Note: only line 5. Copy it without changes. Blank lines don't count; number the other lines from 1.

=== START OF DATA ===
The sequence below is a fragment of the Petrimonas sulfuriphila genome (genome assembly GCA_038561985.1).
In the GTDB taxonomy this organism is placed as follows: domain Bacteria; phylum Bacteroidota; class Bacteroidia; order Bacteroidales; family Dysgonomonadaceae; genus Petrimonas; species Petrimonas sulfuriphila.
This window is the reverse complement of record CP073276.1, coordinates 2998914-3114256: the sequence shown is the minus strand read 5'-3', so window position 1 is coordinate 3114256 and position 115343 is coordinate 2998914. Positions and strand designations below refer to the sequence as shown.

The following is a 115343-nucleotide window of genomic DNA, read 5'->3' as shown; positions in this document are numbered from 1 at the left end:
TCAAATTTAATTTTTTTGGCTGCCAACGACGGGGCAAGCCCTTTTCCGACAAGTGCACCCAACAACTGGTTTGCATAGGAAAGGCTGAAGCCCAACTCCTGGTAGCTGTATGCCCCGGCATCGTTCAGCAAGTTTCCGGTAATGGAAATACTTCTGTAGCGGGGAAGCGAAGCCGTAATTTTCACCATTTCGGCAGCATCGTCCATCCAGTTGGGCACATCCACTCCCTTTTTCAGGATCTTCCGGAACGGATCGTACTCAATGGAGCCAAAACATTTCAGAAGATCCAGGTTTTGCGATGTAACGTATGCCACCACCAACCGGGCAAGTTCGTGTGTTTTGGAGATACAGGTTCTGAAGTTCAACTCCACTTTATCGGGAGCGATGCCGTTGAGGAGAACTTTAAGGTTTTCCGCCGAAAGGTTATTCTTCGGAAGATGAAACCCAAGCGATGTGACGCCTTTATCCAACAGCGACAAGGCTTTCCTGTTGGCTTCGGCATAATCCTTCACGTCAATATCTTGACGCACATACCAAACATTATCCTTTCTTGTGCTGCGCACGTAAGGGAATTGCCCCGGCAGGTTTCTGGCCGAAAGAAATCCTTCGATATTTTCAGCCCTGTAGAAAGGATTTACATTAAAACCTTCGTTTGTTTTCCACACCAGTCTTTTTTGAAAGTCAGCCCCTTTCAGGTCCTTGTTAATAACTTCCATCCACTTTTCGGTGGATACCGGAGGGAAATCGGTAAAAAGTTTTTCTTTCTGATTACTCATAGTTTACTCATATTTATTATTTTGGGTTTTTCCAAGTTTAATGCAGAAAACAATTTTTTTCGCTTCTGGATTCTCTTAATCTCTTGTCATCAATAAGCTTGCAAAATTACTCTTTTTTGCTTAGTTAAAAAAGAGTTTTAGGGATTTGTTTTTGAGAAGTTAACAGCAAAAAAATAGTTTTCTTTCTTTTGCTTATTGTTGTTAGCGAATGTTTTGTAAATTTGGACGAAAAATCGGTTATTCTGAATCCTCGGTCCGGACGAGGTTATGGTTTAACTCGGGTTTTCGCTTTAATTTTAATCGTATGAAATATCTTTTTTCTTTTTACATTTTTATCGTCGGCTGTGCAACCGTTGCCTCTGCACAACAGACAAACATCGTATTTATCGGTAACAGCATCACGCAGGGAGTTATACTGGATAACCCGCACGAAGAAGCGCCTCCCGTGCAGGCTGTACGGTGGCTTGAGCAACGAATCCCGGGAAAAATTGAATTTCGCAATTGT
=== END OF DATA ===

TCAAATTTAATTTTTTTGGCTGCCAACGACGGGGCAAGCCCTTTTCCGACAAGTGCACCCAACAACTGGTTTGCATAGGAAAGGCTGAAGCCCAACTCCTGGTAGCTGTATGCCCCGGCATCGTTCAGCAAGTTTCCGGTAATGGAAATACTTCTGTAGCGGGGAAGCGAAGCCGTAATTTTCACCATTTCGGCAGCATCGTCCATCCAGTTGGGCACATCCACTCCCTTTTTCAGGATCTTCCGGAACGGATCGTACTCAATGGAGCCAAAACATTTCAGAAGATCCAGGTTTTGCGATGTAACGTATGCCACCACCAACCGGGCAAGTTCGTGTGTTTTGGAGATACAGGTTCTGAAGTTCAACTCCACTTTATCGGGAGCGATGCCGTTGAGGAGAACTTTAAGGTTTTCCGCCGAAAGGTTATTCTTCGGAAGATGAAACCCAAGCGATGTGACGCCTTTATCCAACAGCGACAAGGCTTTCCTGTTGGCTTCGGCATAATCCTTCACGTCAATATCTTGACGCACATACCAAACATTATCCTTTCTTGTGCTGCGCACGTAAGGGAATTGCCCCGGCAGGTTTCTGGCCGAAAGAAATCCTTCGATATTTTCAGCCCTGTAGAAAGGATTTACATTAAAACCTTCGTTTGTTTTCCACACCAGTCTTTTTTGAAAGTCAGCCCCTTTCAGGTCCTTGTTAATAACTTCCATCCACTTTTCGGTGGATACCGGAGGGAAATCGGTAAAAAGTTTTTCTTTCTGATTACTCATAGTTTACTCATATTTATTATTTTGGGTTTTTCCAAGTTTAATGCAGAAAACAATTTTTTTCGCTTCTGGATTCTCTTAATCTCTTGTCATCAATAAGCTTGCAAAATTACTCTTTTTTGCTTAGTTAAAAAAGAGTTTTAGGGATTTGTTTTTGAGAAGTTAACAGCAAAAAAATAGTTTTCTTTCTTTTGCTTATTGTTGTTAGCGAATGTTTTGTAAATTTGGACGAAAAATCGGTTATTCTGAATCCTCGGTCCGGACGAGGTTATGGTTTAACTCGGGTTTTCGCTTTAATTTTAATCGTATGAAATATCTTTTTTCTTTTTACATTTTTATCGTCGGCTGTGCAACCGTTGCCTCTGCACAACAGACAAACATCGTATTTATCGGTAACAGCATCACGCAGGGAGTTATACTGGATAACCCGCACGAAGAAGCGCCTCCCGTGCAGGCTGTACGGTGGCTTGAGCAACGAATCCCGGGAAAAATTGAATTTCGCAATTGT